For the next two months, Frederick maintained an aggressive posture against the attacking Germans, then counterattacked whenever the opportunity arose. Fighting conditions were miserable, similar to those at Monte la Difensa a year before. Winter cold, snow, damp conditions, and a fiercely defending enemy cost the Thunderbirds many casualties as they slowly fought their way into Germany.
On March 25, 1945, the 45th Infantry Division crossed the Rhine and entered Germany’s heartland. Crossing the Main River, the 45th Division was stopped at Aschaffenburg, with thousands of German troops and civilians opposing the Thunderbirds’ entry into the city.
General Frederick flanked the opposition and poured all his artillery, tank, and mortar fire into it. Soon the German commander suggested that General Frederick come to his headquarters to negotiate terms of surrender, but Frederick replied, “There is absolutely nothing to be negotiated. You can keep defending to the last man, or it will be a total surrender.”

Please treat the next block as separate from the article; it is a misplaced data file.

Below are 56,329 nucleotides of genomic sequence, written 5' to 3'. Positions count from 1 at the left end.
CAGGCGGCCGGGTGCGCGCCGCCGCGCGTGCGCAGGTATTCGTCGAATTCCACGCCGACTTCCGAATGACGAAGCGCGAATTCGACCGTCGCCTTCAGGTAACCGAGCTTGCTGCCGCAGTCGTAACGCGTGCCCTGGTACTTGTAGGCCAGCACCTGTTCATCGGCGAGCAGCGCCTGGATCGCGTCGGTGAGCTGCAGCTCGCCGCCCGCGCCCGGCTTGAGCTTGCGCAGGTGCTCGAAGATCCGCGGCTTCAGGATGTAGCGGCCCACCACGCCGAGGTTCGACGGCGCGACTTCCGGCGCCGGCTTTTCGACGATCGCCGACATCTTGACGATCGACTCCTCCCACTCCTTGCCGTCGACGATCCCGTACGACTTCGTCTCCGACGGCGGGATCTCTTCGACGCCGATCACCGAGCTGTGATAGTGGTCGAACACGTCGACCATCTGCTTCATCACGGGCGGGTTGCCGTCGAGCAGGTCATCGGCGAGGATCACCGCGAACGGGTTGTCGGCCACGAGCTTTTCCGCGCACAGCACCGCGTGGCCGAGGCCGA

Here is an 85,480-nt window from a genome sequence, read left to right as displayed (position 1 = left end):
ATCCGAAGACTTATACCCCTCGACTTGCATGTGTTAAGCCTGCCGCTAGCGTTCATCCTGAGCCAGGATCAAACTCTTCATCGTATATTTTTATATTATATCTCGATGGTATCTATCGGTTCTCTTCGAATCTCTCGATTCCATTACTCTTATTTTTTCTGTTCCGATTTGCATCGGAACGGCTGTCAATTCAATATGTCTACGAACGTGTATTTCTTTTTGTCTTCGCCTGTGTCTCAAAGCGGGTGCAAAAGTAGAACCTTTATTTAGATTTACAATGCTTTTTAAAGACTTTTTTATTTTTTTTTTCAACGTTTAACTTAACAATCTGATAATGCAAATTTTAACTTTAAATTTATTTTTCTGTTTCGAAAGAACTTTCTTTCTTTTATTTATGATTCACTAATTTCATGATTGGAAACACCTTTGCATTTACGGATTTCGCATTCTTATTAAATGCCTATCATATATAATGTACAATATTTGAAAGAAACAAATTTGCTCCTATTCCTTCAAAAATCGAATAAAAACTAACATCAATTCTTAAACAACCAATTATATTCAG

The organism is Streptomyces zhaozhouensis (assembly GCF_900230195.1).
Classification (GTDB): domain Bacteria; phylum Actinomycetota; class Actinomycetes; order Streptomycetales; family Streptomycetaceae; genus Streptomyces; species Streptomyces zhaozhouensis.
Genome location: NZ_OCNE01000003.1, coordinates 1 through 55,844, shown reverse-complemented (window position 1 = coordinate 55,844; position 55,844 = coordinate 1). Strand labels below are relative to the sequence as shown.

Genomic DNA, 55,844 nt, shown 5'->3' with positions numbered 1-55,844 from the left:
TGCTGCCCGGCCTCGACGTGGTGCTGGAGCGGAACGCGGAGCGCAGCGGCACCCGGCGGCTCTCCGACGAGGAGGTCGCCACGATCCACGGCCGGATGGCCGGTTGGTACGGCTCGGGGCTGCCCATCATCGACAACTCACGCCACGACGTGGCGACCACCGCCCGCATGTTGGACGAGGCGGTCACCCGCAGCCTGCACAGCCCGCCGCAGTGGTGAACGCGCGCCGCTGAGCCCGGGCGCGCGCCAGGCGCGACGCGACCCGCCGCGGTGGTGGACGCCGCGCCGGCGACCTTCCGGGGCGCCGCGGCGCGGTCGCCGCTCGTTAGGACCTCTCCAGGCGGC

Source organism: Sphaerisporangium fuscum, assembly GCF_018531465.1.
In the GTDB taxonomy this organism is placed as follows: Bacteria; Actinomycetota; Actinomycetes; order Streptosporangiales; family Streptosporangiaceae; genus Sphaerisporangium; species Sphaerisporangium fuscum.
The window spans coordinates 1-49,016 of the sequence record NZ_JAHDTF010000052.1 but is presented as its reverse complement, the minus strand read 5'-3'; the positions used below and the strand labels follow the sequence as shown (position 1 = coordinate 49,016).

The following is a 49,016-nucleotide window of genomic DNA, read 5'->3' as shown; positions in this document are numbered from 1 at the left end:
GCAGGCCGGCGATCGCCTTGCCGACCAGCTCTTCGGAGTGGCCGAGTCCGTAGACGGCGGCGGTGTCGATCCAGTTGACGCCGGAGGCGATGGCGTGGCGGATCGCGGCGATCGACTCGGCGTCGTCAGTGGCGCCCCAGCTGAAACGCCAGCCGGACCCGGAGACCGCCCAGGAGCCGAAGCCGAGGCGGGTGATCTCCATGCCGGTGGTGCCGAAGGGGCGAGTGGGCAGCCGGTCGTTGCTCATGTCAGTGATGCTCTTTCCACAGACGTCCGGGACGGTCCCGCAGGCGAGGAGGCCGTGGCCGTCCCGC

The destroyed city surrendered two days later, on April 3. In the previous two weeks, Frederick’s men had crashed through the vaunted West Wall Defenses, made three river crossings, and captured more than 10,000 prisoners. But they were only beginning. Soon Nuremberg and Munich fell to the rampaging Thunderbirds. At the latter location the Americans liberated the infamous concentration camp at Dachau.
General Frederick was ordered to garrison Munich, feeding and housing over 124,000 enemy prisoners and former concentration camp inmates. He was dealing successfully with this problem when the war ended. When there was time to review what had been accomplished, it was found that Frederick had spent 551 days in combat, with the FSSF, the FABTF, and the 45th Infantry Division. He had been awarded 28 American medals for valor and another six foreign medals. He had graduated just 17 years earlier from West Point and was now a major general commanding a veteran infantry division, occupying enemy territory. He had just passed his 38th birthday.